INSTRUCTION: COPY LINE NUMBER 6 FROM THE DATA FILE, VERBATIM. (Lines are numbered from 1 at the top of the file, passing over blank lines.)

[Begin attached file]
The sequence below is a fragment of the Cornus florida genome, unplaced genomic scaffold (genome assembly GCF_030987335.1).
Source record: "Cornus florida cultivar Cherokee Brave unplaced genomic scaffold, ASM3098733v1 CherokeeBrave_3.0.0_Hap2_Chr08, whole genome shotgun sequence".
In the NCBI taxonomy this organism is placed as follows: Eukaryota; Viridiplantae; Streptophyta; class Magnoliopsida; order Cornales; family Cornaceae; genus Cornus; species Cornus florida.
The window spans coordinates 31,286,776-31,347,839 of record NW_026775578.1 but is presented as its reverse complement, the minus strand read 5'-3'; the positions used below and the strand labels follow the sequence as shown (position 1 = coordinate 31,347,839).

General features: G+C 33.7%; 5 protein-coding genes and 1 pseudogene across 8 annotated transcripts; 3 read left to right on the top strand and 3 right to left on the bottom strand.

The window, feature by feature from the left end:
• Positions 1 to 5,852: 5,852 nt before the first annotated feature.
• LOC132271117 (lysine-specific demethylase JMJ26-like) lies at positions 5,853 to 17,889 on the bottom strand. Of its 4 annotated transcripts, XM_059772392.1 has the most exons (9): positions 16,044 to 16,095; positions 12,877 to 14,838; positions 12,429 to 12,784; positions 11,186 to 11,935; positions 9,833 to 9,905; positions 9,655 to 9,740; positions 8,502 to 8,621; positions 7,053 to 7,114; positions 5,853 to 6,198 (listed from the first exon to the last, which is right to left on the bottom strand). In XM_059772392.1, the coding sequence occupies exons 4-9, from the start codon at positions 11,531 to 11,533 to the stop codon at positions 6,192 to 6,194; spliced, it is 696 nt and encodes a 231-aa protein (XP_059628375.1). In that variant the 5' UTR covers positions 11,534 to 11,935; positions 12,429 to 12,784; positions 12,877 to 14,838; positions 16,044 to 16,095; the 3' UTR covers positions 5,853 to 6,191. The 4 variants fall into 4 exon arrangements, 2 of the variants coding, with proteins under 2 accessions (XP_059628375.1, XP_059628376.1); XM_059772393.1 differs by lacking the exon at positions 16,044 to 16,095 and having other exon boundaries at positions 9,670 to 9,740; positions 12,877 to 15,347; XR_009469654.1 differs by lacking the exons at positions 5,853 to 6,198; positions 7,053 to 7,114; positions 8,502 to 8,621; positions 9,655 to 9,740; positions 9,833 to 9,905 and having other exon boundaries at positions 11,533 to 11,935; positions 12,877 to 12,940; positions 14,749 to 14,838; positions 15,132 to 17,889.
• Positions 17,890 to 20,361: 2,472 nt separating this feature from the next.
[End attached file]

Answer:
The window, feature by feature from the left end: